5 Common Fire Hazards

As a homeowner or business owner, have you taken the time to assess your environment and identify possible fire hazards? Recognizing fire hazards is a simple but important first step toward achieving a safe home or business. Below are five of the most common fire hazards to watch out for:

1. Electrical problems

When an electrical current is interrupted in a wire or in an appliance or tool, the resulting arc or heat can start a fire. Some electrical fires are caused by worn-out electrical equipment. An old toaster, a dilapidated motor, or just a frayed cord can create a hazard.

Some electrical fires are caused by using electrical equipment or appliances incorrectly. Careless handling of such objects can be very dangerous–make sure that everyone in your home or place of work understands how to properly handle (or avoid!) the electrical equipment around them.

Electrical fires can also happen when flammable materials are left in contact with an electrical device; when an outlet or electrical switch is installed incorrectly; or when a socket is not grounded.

Mistakes do happen, but when it comes to electrical equipment, they can be costly and dangerous. To avoid electrical fires, make sure that all electrical devices and appliances are clean and in good working condition. Take care to handle equipment properly, and when wiring is installed, be sure to test it before using it.

2. Heating appliances and equipment

Heating equipment is a leading cause of fires. Stoves, space heaters, clothes dryers, gas fireplaces, and furnaces are all examples of heating appliances that can create a fire hazard if used improperly.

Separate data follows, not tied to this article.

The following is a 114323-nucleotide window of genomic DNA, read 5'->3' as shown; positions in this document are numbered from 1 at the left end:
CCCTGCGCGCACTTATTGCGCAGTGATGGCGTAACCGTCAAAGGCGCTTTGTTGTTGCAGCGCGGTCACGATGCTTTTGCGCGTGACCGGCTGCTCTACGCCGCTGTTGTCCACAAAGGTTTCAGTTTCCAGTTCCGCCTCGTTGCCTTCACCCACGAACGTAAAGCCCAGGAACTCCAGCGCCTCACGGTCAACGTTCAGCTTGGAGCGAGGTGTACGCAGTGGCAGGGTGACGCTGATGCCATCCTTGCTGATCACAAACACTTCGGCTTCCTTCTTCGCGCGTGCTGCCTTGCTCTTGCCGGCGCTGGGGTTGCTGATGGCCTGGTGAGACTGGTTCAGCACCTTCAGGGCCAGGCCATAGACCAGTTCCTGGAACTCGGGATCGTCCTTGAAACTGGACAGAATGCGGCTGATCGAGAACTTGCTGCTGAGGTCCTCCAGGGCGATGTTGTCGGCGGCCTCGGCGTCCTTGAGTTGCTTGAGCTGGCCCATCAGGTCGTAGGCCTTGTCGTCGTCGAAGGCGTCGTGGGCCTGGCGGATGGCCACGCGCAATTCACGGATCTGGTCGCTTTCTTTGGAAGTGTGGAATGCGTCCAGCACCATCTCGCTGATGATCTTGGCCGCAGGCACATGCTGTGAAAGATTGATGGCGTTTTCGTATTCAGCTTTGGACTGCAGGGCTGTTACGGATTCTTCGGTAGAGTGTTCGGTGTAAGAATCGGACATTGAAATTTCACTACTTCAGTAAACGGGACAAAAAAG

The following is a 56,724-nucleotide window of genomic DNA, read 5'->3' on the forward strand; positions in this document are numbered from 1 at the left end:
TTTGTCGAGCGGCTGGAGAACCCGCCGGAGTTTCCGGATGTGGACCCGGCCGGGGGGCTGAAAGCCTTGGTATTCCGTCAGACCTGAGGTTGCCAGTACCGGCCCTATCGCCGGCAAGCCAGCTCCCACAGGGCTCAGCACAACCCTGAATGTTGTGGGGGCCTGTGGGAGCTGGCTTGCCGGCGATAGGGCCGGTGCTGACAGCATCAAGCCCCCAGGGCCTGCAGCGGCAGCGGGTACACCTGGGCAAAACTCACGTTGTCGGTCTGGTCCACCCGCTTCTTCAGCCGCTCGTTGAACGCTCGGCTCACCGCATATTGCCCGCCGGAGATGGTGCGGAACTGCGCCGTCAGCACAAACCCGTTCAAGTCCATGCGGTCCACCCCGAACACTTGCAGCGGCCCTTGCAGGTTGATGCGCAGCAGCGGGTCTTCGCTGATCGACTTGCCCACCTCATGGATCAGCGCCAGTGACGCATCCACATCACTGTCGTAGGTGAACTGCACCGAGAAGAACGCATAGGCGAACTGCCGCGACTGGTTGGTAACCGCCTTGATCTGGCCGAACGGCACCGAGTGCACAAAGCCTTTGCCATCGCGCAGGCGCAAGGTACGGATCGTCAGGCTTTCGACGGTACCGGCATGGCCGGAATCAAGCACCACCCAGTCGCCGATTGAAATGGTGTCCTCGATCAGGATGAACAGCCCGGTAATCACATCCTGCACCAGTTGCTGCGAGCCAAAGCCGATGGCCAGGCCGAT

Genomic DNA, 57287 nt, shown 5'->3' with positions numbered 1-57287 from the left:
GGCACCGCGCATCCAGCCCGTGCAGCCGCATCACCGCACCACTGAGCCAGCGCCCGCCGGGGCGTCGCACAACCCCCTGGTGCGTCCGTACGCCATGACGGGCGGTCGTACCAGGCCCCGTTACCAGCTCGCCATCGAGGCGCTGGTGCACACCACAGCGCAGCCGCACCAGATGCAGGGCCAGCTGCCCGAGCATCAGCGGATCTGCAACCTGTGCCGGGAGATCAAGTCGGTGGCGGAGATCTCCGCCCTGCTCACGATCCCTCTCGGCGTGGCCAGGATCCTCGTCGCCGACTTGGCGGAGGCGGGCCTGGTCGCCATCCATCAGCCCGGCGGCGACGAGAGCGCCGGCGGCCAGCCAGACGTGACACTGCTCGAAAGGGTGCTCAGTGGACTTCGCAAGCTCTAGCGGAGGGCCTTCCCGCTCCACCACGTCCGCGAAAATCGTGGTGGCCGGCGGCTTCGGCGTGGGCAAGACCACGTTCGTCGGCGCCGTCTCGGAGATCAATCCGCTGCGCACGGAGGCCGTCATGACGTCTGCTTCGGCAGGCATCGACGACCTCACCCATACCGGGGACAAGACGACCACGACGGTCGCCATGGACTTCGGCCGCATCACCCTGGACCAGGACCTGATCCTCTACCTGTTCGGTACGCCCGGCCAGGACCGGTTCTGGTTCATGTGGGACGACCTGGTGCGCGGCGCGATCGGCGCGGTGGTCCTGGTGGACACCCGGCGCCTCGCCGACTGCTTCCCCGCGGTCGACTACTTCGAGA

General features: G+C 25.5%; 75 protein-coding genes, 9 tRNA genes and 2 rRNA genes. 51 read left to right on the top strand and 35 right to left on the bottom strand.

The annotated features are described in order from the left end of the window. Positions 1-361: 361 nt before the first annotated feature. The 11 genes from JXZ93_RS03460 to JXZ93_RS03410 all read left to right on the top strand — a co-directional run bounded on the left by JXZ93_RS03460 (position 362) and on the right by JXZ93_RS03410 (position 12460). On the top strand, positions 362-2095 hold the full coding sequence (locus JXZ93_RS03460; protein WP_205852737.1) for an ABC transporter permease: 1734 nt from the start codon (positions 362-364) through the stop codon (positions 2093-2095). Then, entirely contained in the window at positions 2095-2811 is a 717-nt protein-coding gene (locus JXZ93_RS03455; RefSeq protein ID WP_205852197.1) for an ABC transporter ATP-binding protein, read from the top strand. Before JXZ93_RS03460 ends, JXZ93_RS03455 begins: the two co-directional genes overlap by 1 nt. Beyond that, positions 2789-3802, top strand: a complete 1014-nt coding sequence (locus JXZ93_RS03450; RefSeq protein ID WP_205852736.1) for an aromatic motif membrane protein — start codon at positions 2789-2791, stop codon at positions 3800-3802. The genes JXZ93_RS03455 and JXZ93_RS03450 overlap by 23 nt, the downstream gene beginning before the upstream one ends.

Taking a few precautions can minimize the danger of fire caused by heating equipment. Keep flammable materials, children, and pets away from heating appliances. Make sure that heating systems are installed properly, by professionals, and be sure to have it inspected regularly.

3. Open flames

Workers in many fields, such as pipefitters, construction workers, iron- and steelworkers, and jewelers, use welding torches and other kinds of open flames to do their jobs. These are important tools, but they can produce powerful, high-temperature flames. If you work in a field that uses welding torches or other open-flame equipment, it is critical to ensure that workers are trained to be experts in using their tools.

At home, candles and stovetops are common causes of house fires. Never leave an open flame unattended. Keep flammable materials far away from candles. Store candles, matches, and other fire-producing materials where children cannot reach them.

4. Smoking

Everyone knows that smoking cigarettes can have negative health effects, but it is easy to forget that it can also pose a serious fire hazard. If you smoke, avoid doing it indoors. Use an ashtray to dispose of cigarette butts and make sure they are completely stamped out before you leave the area. This is an important step, even if you are outside! Smoldering cigarette embers can easily start fires on wooden porches and decks, and in mulch or dry plant matter.

5. Storing hazardous materials

Storage units and storage areas, such as attics and basements, are often overlooked as fire hazards. Flammable materials and cluttered passageways can quickly exacerbate a fire started by a frayed electrical cord or any of the other ignition sources listed above. Be mindful about what you are storing, and be sure to keep key passageways clear and free of clutter.

Do you have questions about how you can keep your home or business as safe as possible from fire and other hazards? Contact our knowledgeable team at SIA Insurance Group in Illinois at 630-325-4000 to learn about how to get excellent insurance at the best rates.

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